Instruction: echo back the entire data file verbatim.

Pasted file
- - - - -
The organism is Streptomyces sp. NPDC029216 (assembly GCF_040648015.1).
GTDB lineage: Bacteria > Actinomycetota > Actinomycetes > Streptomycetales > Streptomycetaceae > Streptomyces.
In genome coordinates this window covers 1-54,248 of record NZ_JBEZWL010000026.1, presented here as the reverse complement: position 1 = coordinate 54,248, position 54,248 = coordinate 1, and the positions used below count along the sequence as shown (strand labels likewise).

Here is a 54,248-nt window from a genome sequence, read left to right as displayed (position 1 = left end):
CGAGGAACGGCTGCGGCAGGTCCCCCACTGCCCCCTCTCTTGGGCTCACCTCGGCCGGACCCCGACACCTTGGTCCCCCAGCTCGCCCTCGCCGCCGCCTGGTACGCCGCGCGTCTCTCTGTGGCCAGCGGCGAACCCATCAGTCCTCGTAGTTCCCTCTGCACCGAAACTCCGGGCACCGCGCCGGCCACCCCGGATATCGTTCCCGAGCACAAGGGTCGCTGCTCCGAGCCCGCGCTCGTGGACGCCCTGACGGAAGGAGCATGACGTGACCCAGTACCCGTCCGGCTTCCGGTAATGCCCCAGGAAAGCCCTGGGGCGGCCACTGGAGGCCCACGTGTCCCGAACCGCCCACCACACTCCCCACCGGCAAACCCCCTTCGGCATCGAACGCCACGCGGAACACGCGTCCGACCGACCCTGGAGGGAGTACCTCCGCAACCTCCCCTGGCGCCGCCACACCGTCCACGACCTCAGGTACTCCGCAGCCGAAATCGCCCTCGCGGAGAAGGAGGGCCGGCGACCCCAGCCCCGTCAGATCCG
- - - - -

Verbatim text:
The organism is Streptomyces sp. NPDC029216 (assembly GCF_040648015.1).
GTDB lineage: Bacteria > Actinomycetota > Actinomycetes > Streptomycetales > Streptomycetaceae > Streptomyces.
In genome coordinates this window covers 1-54,248 of record NZ_JBEZWL010000026.1, presented here as the reverse complement: position 1 = coordinate 54,248, position 54,248 = coordinate 1, and the positions used below count along the sequence as shown (strand labels likewise).

Here is a 54,248-nt window from a genome sequence, read left to right as displayed (position 1 = left end):
CGAGGAACGGCTGCGGCAGGTCCCCCACTGCCCCCTCTCTTGGGCTCACCTCGGCCGGACCCCGACACCTTGGTCCCCCAGCTCGCCCTCGCCGCCGCCTGGTACGCCGCGCGTCTCTCTGTGGCCAGCGGCGAACCCATCAGTCCTCGTAGTTCCCTCTGCACCGAAACTCCGGGCACCGCGCCGGCCACCCCGGATATCGTTCCCGAGCACAAGGGTCGCTGCTCCGAGCCCGCGCTCGTGGACGCCCTGACGGAAGGAGCATGACGTGACCCAGTACCCGTCCGGCTTCCGGTAATGCCCCAGGAAAGCCCTGGGGCGGCCACTGGAGGCCCACGTGTCCCGAACCGCCCACCACACTCCCCACCGGCAAACCCCCTTCGGCATCGAACGCCACGCGGAACACGCGTCCGACCGACCCTGGAGGGAGTACCTCCGCAACCTCCCCTGGCGCCGCCACACCGTCCACGACCTCAGGTACTCCGCAGCCGAAATCGCCCTCGCGGAGAAGGAGGGCCGGCGACCCCAGCCCCGTCAGATCCG